The follower’s positive sense of self-worth and value leads to enhanced job satisfaction, job performance, and organizational commitment

New Grad Orientation
Job satisfaction and turnover intention are linked to the quality of the orientation program that new graduates receive, and quality of experience with preceptor (Laschinger, 2012)
Job satisfaction with extended orientation programs
Job satisfaction due to improved clinical knowledge and technical skills, confidence and comfort in new nurse role

For many new graduates, orientation programs varied in length from 4 to 12 weeks (Rheaume, Clement, LeBel, & Robichaud, 2011)
Staffing shortages decrease the duration of orientation period even further


(McGuire & Kennerly, 2006)
“My first orientation to the unit. I was supposed to have 10 shifts of orientation, however, I had about five, and I am thrown in, alone on the department. Staffing shortage, everything is new, and there’s a serious bed shortage, and I am in the middle of all this alone.” (Rheaume, Clement, LeBel, & Robichaud, 2011, p. 88)
Fatigue
Consequences
Reduced nurse’s judgment
Increases the risk of errors (e.g. med errors), falls, injuries
Poor patient assessments
Poor communication
Lack of continuity in care

Causes
Fatigue is multidimensional, being caused by:
Heavy workloads
Staff shortages
Shift work
Increased patient acuity
Decline in leadership
Little time for professional development

Fatigue is a “subjective feeling of tiredness that is physically and mentally penetrative” (Canadian Nurses Association [CNA], 2010)
Affects nurses across all practice domains
Fatigue-related impairments are similar to alcohol-related impairments

(Image reference: http://info.staffinsight.com/Portals/122580/images/very-tired-nurse.jpg)
(CNA, 2010)
(CNA, 2010)
(Image reference: http://www.web-books.com/eLibrary/Books/B0/B58/IMG/fwk-carpenter-fig07_013.jpg)
Underlying Reasons for Change
To solve a problem and to improve efficiency for new nurse graduates
New nurses report feeling overwhelmed by workplace demands, such as workload, staff shortages, and learning new workplace routines
High demands translate into high intentions to leave the job

Solution
: Healthcare institutions need to develop the new graduate nurse and build self-efficacy through implementation of
mentorship programs
&
extended orientation programs
e.g. Ontario Nursing Graduate Guarantee for new nurses

New nurses report increased self-efficacy as their confidence develops with experience and mentoring on the unit

(Peterson, McGillis Hall, O’Brien-Pallas, & Cockerill, 2011)
1. The Unfreezing Stage
The goal during this stage is to create an awareness of how the current level of acceptability is hindering in some way (Kelly & Crawford, 2013)
Old behaviours, ways of thinking, and structures should be re-examined
Communication is especially important during this stage so that employees can become informed of the imminent change & reasoning behind it
Knowledge dissemination leads to motivation & acceptance of the change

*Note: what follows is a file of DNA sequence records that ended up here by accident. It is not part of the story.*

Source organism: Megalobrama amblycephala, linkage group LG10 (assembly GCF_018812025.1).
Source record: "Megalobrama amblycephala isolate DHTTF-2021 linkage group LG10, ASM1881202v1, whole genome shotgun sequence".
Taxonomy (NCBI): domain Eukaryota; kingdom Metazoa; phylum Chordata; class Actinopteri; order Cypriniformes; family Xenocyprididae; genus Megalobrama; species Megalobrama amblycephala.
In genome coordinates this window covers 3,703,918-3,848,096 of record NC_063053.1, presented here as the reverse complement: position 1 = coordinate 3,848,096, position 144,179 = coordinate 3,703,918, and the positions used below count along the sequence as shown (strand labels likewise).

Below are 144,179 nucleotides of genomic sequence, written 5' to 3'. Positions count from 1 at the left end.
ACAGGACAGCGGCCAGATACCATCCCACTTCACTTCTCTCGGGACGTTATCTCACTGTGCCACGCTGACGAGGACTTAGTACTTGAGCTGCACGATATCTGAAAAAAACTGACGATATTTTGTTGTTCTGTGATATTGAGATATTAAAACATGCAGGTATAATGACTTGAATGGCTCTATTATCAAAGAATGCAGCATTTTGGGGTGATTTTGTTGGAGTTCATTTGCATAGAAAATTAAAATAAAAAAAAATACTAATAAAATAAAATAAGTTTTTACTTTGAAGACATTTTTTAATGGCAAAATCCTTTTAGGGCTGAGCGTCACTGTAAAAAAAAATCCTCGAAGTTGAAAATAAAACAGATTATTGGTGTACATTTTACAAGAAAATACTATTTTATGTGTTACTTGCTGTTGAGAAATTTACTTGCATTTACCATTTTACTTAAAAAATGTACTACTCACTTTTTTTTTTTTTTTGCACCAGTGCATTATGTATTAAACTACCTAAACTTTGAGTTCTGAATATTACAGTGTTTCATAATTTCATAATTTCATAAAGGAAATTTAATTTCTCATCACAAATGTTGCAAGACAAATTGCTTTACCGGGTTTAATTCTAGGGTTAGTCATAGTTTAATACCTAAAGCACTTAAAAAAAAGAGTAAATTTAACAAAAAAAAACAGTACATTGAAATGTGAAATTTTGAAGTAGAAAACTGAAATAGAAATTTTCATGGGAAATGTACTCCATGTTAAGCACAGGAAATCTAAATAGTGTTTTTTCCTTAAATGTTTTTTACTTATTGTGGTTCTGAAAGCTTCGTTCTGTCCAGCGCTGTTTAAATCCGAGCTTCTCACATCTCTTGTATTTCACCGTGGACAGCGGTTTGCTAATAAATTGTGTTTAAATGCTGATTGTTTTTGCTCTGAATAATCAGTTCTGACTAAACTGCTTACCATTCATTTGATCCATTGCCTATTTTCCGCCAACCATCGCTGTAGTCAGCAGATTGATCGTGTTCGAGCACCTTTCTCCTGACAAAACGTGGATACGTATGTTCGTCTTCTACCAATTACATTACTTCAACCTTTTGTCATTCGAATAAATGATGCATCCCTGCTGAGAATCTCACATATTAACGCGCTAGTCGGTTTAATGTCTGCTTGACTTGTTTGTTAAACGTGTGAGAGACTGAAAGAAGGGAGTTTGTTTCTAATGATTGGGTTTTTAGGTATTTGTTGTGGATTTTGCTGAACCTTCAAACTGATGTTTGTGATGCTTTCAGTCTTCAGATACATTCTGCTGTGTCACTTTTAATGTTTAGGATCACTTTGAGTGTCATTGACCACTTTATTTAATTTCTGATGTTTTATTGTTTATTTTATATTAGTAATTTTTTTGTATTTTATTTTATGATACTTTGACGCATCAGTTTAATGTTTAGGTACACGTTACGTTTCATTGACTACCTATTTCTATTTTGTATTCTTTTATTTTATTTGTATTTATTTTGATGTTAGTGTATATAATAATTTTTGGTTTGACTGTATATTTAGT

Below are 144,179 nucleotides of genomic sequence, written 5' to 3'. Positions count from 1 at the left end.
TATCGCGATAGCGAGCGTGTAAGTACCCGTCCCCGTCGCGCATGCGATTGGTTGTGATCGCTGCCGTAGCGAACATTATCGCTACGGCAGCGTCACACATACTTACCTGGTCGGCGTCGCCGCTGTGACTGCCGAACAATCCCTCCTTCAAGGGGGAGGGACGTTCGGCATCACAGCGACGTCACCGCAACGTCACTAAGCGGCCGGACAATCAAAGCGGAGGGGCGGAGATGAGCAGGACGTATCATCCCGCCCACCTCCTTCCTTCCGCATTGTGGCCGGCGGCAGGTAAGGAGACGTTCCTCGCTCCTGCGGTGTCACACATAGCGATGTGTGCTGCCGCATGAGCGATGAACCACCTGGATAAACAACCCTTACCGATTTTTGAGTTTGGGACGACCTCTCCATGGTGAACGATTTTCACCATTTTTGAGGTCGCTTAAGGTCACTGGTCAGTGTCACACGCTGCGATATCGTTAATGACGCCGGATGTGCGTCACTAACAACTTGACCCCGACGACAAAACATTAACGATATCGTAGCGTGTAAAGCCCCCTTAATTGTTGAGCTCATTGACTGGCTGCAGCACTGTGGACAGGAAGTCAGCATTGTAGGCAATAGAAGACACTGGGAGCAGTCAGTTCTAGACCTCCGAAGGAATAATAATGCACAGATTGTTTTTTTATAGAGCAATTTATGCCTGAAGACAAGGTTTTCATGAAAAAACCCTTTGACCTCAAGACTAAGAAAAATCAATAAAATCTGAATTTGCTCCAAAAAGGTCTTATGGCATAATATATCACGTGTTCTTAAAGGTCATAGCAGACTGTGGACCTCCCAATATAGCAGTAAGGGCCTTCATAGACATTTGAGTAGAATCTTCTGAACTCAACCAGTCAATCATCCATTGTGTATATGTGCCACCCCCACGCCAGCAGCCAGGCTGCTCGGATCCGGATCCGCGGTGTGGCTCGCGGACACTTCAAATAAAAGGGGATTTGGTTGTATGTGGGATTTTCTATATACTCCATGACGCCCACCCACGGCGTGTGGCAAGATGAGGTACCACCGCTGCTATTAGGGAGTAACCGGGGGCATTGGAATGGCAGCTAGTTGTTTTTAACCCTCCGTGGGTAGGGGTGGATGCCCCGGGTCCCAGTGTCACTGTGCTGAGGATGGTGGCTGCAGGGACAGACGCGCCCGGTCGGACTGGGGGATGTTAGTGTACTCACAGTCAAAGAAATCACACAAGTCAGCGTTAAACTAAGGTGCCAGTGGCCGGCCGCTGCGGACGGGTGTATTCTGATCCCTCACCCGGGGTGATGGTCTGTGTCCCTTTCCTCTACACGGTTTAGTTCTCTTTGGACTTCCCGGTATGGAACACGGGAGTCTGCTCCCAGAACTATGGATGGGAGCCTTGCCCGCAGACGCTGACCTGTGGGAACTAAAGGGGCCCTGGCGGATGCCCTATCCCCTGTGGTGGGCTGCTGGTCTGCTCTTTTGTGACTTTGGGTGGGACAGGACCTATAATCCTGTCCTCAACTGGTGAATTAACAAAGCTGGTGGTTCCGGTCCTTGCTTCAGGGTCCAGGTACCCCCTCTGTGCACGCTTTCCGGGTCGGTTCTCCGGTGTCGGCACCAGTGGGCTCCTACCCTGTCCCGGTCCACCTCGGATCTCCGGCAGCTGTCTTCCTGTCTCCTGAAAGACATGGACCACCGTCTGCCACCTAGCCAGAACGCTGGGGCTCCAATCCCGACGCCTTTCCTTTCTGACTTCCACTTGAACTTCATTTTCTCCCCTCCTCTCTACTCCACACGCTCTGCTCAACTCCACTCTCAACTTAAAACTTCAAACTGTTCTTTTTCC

There is a great need to create a culture of compassion, mentorship, and education to support the novice nurse in the workplace and decrease burnout

It is important to identify the driving forces for change, as well as the restraining forces

2.The Moving Stage
The organization needs time to move into a new phase or new state of being (Kelly & Crawford, 2013)
This stage is marked by implementing the change
Healthcare organizations implement mentorship programs for new graduate nurses
Provide extended orientation & training programs (Laschinger, 2012)


Most people struggle with the reality of the change
Employees begin to learn the new behaviours, processes, and ways of thinking
Education, two-way communication, employee support, and time are significant for employees to become comfortable with the change
Nurses and other healthcare professionals should be reminded of the reasons for change and how it will benefit them

3. The Refreezing Stage
Analysis of Change
Reinforcing, stabilizing, and solidifying the new state after the change (Kelly & Crawford, 2013)
Efforts must be made to guarantee the change is not lost
Mentorship programs & extended orientation programs must be cemented into the organizational culture and maintained as the acceptable way of thinking and doing
Positive rewards and acknowledgment of individual/organizational efforts are often used to reinforce the change

Without refreezing, there is a high chance that employees will revert back to the old ways of doing things
Along with mentorship programs,
quality assurance programs
must be integrated into healthcare institutions (Coutts, 2010)
Assist novice nurses in providing safe, competent, and ethical care (CNA, 2010)

Joint Canadian Nurses Association [CNA] and Canadian Federation of Nurses Unions [CFNU] Position
:

It is “unacceptable to fund, govern, manage, work in or receive care in an unhealthy healthcare workplace.” (CFNU & CNA, 2006)


(Image reference: http://www.liberationfitness.ca/wp-content/uploads/2012/11/Stethoscope1.jpg)
Recommendations for Healthy
Workplace Environments
“A healthy workplace environment is a practice setting that maximizes the health and well-being of nurses, quality patient outcomes, and organizational performance” (RNAO, 2008, p. 13)

Healthy workplaces recruit and retain more nurses (RNAO, 2008)

(Image reference: RNAO, 2008)
Recommendations
Develop healthcare institutional policies across Canada to implement mentorship programs and extended orientation programs for new nursing graduates
Ontario Nursing Graduate Guarantee
Initiative: (Nursing Secretariat, 2011)
Designed to support every new Ontario nursing graduate in finding full time employment immediately upon graduation
This ensures that Ontarians have access to the right number and mix of qualified healthcare providers, today and for the future
Reduces new grad turnover and cuts the stress that leads to new graduate burnout

Provide graduate nurses with access to full-time, long-term jobs
The number one reason Canadian nurses are moving to the U.S. is in search of full-time work (Coutts, 2010)

Cont'd...
Adequate staffing levels to match the workload (RNAO, 2013)
Hire more RNs to reduce the patient-to-nurse ratio and consequently improve patient health outcomes (ONA, 2014)
Manageable workloads = limited overtime

Allow novice nurses have more control (autonomy) over their practice, and independence to practice to their full legal and professional scope (Coutts, 2010)
Opportunities for involvement in the organization (e.g. serving on hospital committees)